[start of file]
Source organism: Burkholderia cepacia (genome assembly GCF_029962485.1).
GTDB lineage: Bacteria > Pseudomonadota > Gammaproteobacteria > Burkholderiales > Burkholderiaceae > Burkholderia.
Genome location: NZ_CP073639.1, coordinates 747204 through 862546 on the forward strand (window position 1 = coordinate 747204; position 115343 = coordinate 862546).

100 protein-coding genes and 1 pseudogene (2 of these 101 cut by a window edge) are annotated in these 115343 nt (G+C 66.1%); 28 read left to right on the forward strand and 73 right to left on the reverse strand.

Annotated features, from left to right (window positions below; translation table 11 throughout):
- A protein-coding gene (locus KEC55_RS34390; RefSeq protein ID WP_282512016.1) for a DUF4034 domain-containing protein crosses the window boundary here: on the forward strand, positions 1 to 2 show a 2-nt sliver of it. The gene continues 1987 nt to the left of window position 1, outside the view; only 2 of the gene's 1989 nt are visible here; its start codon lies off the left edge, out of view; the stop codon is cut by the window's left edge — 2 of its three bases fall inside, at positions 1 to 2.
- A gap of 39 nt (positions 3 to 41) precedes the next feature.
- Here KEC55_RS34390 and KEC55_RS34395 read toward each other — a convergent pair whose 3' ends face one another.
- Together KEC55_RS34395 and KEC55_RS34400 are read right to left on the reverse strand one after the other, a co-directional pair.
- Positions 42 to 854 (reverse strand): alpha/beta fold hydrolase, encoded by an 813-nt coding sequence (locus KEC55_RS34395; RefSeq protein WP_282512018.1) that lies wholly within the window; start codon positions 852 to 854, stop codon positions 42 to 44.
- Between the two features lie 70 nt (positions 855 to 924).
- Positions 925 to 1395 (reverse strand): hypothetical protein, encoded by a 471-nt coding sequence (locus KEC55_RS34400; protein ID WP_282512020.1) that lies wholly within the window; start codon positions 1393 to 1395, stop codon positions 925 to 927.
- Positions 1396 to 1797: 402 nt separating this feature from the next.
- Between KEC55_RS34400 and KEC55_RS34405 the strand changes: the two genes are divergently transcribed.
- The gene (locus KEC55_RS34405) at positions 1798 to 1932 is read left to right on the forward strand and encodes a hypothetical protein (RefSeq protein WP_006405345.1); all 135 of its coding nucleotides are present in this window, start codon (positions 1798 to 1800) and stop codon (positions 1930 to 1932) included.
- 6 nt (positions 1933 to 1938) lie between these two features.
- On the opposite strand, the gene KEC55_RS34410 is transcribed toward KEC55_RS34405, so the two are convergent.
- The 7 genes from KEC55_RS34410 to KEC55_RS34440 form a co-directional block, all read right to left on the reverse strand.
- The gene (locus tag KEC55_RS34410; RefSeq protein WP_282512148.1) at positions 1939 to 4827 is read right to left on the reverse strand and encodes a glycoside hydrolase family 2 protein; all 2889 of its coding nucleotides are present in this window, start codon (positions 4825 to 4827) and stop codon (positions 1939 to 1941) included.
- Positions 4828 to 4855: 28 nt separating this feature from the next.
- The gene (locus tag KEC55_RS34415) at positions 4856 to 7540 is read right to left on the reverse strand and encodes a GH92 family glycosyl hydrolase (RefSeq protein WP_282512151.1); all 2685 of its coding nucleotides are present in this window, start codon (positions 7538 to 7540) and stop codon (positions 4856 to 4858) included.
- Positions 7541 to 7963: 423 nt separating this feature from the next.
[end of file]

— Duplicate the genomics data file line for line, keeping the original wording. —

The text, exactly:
Source organism: Burkholderia cepacia (genome assembly GCF_029962485.1).
GTDB lineage: Bacteria > Pseudomonadota > Gammaproteobacteria > Burkholderiales > Burkholderiaceae > Burkholderia.
Genome location: NZ_CP073639.1, coordinates 747204 through 862546 on the forward strand (window position 1 = coordinate 747204; position 115343 = coordinate 862546).

100 protein-coding genes and 1 pseudogene (2 of these 101 cut by a window edge) are annotated in these 115343 nt (G+C 66.1%); 28 read left to right on the forward strand and 73 right to left on the reverse strand.

Annotated features, from left to right (window positions below; translation table 11 throughout):
- A protein-coding gene (locus KEC55_RS34390; RefSeq protein ID WP_282512016.1) for a DUF4034 domain-containing protein crosses the window boundary here: on the forward strand, positions 1 to 2 show a 2-nt sliver of it. The gene continues 1987 nt to the left of window position 1, outside the view; only 2 of the gene's 1989 nt are visible here; its start codon lies off the left edge, out of view; the stop codon is cut by the window's left edge — 2 of its three bases fall inside, at positions 1 to 2.
- A gap of 39 nt (positions 3 to 41) precedes the next feature.
- Here KEC55_RS34390 and KEC55_RS34395 read toward each other — a convergent pair whose 3' ends face one another.
- Together KEC55_RS34395 and KEC55_RS34400 are read right to left on the reverse strand one after the other, a co-directional pair.
- Positions 42 to 854 (reverse strand): alpha/beta fold hydrolase, encoded by an 813-nt coding sequence (locus KEC55_RS34395; RefSeq protein WP_282512018.1) that lies wholly within the window; start codon positions 852 to 854, stop codon positions 42 to 44.
- Between the two features lie 70 nt (positions 855 to 924).
- Positions 925 to 1395 (reverse strand): hypothetical protein, encoded by a 471-nt coding sequence (locus KEC55_RS34400; protein ID WP_282512020.1) that lies wholly within the window; start codon positions 1393 to 1395, stop codon positions 925 to 927.
- Positions 1396 to 1797: 402 nt separating this feature from the next.
- Between KEC55_RS34400 and KEC55_RS34405 the strand changes: the two genes are divergently transcribed.
- The gene (locus KEC55_RS34405) at positions 1798 to 1932 is read left to right on the forward strand and encodes a hypothetical protein (RefSeq protein WP_006405345.1); all 135 of its coding nucleotides are present in this window, start codon (positions 1798 to 1800) and stop codon (positions 1930 to 1932) included.
- 6 nt (positions 1933 to 1938) lie between these two features.
- On the opposite strand, the gene KEC55_RS34410 is transcribed toward KEC55_RS34405, so the two are convergent.
- The 7 genes from KEC55_RS34410 to KEC55_RS34440 form a co-directional block, all read right to left on the reverse strand.
- The gene (locus tag KEC55_RS34410; RefSeq protein WP_282512148.1) at positions 1939 to 4827 is read right to left on the reverse strand and encodes a glycoside hydrolase family 2 protein; all 2889 of its coding nucleotides are present in this window, start codon (positions 4825 to 4827) and stop codon (positions 1939 to 1941) included.
- Positions 4828 to 4855: 28 nt separating this feature from the next.
- The gene (locus tag KEC55_RS34415) at positions 4856 to 7540 is read right to left on the reverse strand and encodes a GH92 family glycosyl hydrolase (RefSeq protein WP_282512151.1); all 2685 of its coding nucleotides are present in this window, start codon (positions 7538 to 7540) and stop codon (positions 4856 to 4858) included.
- Positions 7541 to 7963: 423 nt separating this feature from the next.